From its humble agrarian origins to its present-day artisanal glory, butter has a fascinating story to tell, and Khosrova is the perfect person to tell it. With tales about the ancient butter bogs of Ireland, the pleasure dairies of France, and the sacred butter sculptures of Tibet, Khosrova details butter’s role in history, politics, economics, nutrition, and even spirituality and art. Readers will also find the essential collection of core butter recipes, including beurre manié, croissants, pâte brisée, and the only buttercream frosting anyone will ever need, as well as practical how-tos for making various types of butter at home–or shopping for the best.


Pretty certain that the simple act of reading this book, let alone enjoying it as much as I did next levels my nerd game. The historian/anthropologist in me got to come out and play, roll around a bit in this, and then carry on. I have a soft spot for domestic history, especially well written ones as it is such a deceptively simple part of our lives that we take it for granted.

Sometimes histories aimed at the general public suffer from being incredibly dully, overly repetitive, or just kind of smarmy. This was none of those things! You can tell that Khosrova is passionate about her subject. This book practically oozes enthusiasm (like melted butter).

It isn’t for everyone. You probably have to be into nonfiction and food histories to start with, but I liked it. Now I’m going to bore my friends and family with butter facts until the end of time. Whee!

In a Dark, Dark Wood by Ruth Ware

IMG_6089In a Dark, Dark Wood
Ruth Ware

In a dark, dark wood

Nora hasn’t seen Clare for ten years. Not since Nora walked out of school one day and never went back.

There was a dark, dark house

Until, out of the blue, an invitation to Clare’s hen do arrives. Is this a chance for Nora to finally put her past behind her?

And in the dark, dark house there was a dark, dark room

But something goes wrong. Very wrong.

And in the dark, dark room….

Some things can’t stay secret for ever.

Well then.

Admittedly this is not a book that I would’ve picked up if I hadn’t been outvoted by my book club. However, I read Gone Girl and I loved how awful everyone was. This book is covered in pull quotes about how it’s the next Gone Girl! Those pull quotes are garbage!

Like setting aside the trying too hard writing style, the POV protagonist is so grating, the mystery is obvious, and it is about twice the length it needs to be.

A good rule of thumb is if someone you’ve never spoken to invites you to a bachelorette party/hen night that is also a weekend away for someone you haven’t spoken to in 10 years then don’t fucking go. Just don’t. Own the fact that you are not 16 anymore and just not go. Especially when you had no idea that they’re getting married because a basic internet search is beyond you.

Most of us do not regress to our teen selves when confronted with people from our pasts. Then again, most of us actually grow up.

Underground Airlines, by Ben H. Winters

Underground Airlines
Ben H. Winters

From Goodreads

It is the present-day, and the world is as we know it: smartphones, social networking and Happy Meals. Save for one thing: the Civil War never occurred.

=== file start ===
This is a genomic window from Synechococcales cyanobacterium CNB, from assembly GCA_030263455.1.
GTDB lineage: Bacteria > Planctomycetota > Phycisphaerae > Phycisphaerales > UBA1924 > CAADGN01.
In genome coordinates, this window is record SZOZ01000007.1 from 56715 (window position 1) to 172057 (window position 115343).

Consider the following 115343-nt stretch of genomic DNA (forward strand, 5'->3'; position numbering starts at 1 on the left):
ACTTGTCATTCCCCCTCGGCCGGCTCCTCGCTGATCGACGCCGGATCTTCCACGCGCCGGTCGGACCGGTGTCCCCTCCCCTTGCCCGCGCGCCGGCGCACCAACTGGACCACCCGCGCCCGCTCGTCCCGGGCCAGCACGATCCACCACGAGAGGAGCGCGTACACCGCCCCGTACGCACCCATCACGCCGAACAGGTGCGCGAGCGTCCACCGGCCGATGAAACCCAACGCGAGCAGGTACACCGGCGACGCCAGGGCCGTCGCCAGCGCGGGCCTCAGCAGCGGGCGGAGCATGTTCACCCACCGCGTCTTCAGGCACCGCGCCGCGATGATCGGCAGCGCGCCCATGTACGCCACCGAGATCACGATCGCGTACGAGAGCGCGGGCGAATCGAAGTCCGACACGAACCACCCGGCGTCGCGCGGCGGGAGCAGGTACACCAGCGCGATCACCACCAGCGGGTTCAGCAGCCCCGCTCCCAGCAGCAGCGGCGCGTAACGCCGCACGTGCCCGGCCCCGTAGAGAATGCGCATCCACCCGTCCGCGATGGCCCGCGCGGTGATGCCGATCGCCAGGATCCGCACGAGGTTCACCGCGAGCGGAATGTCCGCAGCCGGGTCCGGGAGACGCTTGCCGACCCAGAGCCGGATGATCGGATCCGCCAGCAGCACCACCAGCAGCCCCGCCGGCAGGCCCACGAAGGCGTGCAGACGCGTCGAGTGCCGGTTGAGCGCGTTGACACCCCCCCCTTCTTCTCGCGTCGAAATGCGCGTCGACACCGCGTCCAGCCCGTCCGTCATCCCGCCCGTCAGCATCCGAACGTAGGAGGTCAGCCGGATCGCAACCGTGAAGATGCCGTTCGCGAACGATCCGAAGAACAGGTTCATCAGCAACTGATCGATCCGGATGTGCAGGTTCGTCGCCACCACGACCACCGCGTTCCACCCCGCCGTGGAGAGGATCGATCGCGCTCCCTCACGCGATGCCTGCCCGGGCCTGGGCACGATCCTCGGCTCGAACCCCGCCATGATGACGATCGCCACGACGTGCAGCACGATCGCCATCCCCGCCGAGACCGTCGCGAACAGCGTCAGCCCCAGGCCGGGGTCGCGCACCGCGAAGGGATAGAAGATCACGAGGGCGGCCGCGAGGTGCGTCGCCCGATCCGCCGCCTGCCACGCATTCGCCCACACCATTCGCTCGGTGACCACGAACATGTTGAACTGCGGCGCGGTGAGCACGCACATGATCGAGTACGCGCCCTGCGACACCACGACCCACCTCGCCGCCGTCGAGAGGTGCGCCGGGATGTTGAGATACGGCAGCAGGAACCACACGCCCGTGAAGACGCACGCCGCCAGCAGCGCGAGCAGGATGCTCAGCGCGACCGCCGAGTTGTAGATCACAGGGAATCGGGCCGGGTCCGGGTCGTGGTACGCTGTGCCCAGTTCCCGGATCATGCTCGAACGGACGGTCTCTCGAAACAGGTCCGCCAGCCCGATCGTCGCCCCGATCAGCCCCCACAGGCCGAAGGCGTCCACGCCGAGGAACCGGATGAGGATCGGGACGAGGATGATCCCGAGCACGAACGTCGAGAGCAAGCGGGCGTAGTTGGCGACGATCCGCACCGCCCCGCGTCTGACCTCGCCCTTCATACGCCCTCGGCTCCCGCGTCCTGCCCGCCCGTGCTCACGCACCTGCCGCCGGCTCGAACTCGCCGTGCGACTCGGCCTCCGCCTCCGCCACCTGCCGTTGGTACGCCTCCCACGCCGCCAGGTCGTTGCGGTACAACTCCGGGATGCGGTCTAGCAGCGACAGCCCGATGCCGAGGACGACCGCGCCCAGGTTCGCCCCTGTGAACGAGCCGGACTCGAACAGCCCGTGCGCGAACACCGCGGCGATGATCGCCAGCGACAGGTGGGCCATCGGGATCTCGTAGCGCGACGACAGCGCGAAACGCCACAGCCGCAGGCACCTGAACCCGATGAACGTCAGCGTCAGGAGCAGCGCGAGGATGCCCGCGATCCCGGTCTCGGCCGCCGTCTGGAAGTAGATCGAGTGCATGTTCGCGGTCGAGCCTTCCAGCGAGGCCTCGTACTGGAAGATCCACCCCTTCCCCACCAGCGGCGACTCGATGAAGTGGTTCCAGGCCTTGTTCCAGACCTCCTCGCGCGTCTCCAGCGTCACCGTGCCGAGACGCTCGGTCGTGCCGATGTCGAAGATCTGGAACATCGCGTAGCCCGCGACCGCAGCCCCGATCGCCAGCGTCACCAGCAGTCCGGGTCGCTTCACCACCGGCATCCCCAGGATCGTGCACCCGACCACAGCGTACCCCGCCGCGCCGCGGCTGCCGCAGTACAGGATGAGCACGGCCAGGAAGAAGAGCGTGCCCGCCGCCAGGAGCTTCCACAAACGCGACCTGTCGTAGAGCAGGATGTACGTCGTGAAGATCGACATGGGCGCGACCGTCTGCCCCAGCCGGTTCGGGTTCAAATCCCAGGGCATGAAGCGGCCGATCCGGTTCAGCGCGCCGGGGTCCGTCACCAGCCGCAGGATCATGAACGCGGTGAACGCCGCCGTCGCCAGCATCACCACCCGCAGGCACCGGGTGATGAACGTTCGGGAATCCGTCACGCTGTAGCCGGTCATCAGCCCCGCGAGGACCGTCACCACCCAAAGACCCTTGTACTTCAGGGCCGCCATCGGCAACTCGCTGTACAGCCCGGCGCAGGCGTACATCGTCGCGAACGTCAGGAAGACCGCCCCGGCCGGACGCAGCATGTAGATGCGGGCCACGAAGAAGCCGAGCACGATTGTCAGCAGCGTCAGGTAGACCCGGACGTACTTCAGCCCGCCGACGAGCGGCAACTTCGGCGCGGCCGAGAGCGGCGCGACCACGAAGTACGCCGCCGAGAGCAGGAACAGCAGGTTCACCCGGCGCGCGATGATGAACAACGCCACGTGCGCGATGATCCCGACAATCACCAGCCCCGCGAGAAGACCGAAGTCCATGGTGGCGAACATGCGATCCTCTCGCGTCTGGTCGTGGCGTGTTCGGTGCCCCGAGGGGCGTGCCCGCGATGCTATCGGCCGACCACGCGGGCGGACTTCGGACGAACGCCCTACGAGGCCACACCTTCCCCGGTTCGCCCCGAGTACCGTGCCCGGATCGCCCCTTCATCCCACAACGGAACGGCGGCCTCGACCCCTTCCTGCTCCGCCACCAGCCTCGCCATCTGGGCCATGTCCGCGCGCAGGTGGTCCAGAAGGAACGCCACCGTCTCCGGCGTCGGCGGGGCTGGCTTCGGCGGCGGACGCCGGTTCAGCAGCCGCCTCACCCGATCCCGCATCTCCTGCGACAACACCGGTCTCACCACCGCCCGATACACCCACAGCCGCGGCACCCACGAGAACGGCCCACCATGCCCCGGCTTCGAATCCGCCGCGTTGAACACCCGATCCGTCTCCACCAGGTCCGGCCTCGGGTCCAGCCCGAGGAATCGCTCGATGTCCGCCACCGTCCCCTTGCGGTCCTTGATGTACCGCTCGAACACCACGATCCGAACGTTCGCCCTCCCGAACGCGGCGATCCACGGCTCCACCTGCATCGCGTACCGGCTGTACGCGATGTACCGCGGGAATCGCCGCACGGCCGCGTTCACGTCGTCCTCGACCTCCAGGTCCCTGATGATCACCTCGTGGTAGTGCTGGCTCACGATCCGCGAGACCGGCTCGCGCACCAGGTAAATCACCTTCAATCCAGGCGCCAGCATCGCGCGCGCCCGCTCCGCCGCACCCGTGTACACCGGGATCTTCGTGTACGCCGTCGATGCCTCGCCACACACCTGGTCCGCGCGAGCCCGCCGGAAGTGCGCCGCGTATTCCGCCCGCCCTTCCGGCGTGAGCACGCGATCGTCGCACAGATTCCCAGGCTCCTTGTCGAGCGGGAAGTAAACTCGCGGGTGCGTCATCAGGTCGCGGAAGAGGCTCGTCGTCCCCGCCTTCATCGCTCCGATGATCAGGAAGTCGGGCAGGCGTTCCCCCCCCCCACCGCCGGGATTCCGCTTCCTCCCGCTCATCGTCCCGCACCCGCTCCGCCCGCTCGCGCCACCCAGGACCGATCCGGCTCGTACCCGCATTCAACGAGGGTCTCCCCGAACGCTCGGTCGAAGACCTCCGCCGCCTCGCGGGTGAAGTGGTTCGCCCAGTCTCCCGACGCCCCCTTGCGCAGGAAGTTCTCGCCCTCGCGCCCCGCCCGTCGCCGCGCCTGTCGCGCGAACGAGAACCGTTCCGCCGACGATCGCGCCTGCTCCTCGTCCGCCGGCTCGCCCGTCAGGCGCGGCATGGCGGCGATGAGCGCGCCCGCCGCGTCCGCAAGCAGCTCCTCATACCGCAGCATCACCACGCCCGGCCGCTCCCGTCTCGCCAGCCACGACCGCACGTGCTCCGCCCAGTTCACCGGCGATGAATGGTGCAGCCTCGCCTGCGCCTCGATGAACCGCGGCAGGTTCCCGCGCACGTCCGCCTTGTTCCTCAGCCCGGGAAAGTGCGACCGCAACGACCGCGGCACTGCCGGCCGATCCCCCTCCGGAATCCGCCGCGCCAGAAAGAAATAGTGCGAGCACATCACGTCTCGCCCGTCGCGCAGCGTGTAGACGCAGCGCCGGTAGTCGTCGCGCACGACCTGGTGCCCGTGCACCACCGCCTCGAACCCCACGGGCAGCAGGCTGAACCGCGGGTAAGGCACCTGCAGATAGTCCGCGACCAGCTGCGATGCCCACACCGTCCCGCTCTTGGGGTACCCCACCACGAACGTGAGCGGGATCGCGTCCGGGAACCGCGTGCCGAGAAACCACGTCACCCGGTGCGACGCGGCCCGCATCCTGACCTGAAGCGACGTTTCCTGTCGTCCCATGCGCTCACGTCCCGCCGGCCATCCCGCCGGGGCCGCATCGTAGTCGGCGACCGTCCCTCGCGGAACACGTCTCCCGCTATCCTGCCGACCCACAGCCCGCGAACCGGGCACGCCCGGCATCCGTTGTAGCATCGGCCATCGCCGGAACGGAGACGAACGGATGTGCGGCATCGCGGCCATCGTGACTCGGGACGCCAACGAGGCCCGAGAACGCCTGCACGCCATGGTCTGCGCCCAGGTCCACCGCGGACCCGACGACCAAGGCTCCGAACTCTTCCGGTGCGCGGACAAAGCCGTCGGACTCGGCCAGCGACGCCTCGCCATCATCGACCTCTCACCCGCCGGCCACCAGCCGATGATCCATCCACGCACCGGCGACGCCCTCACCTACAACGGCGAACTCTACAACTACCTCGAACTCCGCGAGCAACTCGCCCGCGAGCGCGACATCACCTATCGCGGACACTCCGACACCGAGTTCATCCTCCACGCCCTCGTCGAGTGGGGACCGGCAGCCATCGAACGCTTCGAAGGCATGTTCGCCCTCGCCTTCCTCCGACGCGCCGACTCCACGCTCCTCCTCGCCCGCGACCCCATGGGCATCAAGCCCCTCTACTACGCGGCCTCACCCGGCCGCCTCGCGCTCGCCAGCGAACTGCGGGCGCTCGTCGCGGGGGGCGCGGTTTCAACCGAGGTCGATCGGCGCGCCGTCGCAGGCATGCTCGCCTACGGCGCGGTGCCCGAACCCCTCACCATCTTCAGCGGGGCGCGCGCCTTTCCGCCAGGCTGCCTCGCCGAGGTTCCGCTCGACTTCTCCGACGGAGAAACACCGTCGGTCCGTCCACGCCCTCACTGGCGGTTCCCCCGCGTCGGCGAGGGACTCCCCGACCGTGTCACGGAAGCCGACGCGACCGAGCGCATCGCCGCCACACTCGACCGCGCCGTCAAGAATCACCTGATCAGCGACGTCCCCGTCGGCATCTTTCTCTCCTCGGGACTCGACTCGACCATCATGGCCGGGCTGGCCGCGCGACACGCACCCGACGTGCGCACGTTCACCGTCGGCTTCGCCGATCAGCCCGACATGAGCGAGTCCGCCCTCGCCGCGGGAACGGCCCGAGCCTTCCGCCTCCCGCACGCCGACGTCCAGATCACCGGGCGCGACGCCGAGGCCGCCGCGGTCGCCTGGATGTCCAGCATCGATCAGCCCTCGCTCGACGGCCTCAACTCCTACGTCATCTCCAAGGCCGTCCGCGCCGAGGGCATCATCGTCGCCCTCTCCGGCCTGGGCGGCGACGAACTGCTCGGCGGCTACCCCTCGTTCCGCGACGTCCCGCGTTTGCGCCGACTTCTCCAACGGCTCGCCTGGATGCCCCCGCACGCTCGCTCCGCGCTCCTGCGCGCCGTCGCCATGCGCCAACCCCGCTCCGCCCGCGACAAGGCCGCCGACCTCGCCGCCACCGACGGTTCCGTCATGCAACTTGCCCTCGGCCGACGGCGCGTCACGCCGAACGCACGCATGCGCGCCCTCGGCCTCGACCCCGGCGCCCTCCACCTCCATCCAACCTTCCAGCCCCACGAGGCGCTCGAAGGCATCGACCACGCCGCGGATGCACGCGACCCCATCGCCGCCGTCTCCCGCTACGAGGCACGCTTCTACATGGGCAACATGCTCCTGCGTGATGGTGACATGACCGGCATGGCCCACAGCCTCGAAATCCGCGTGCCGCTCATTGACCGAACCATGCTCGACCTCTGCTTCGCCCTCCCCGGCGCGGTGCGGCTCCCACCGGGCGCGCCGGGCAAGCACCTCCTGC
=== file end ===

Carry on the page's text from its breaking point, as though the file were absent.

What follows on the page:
A gifted young black man calling himself Victor has struck a bargain with federal law enforcement, working as a bounty hunter for the US Marshall Service. He’s got plenty of work. In this version of America, slavery continues in four states called “the Hard Four.” On the trail of a runaway known as Jackdaw, Victor arrives in Indianapolis knowing that something isn’t right–with the case file, with his work, and with the country itself.

A mystery to himself, Victor suppresses his memories of his childhood on a plantation, and works to infiltrate the local cell of a abolitionist movement called the Underground Airlines. Tracking Jackdaw through the back rooms of churches, empty parking garages, hotels, and medical offices, Victor believes he’s hot on the trail. But his strange, increasingly uncanny pursuit is complicated by a boss who won’t reveal the extraordinary stakes of Jackdaw’s case, as well as by a heartbreaking young woman and her child who may be Victor’s salvation. Victor himself may be the biggest obstacle of all–though his true self remains buried, it threatens to surface.

Victor believes himself to be a good man doing bad work, unwilling to give up the freedom he has worked so hard to earn. But in pursuing Jackdaw, Victor discovers secrets at the core of the country’s arrangement with the Hard Four, secrets the government will preserve at any cost.


This book had a lot of potential that was just wasted. An intriguing universe that seemed to be relatively well thought out (the little glimpses we got of it suggested there was more thought behind the scenes than on the page).

Unfortunately, in the quest to make this a thriller/mystery Winters ended up disappointing. The narrator was underdeveloped, nothing more than a cipher to let the greater story unfold upon. The argument could be made that that was the point, that our narrator was “no one” out of necessity, and therefore he was “everyone”. But at the end of the day it was hard to care about him or the bigger search of the novel. Caring about anything in this book was a lot harder than it should. The alternative history had so much potential!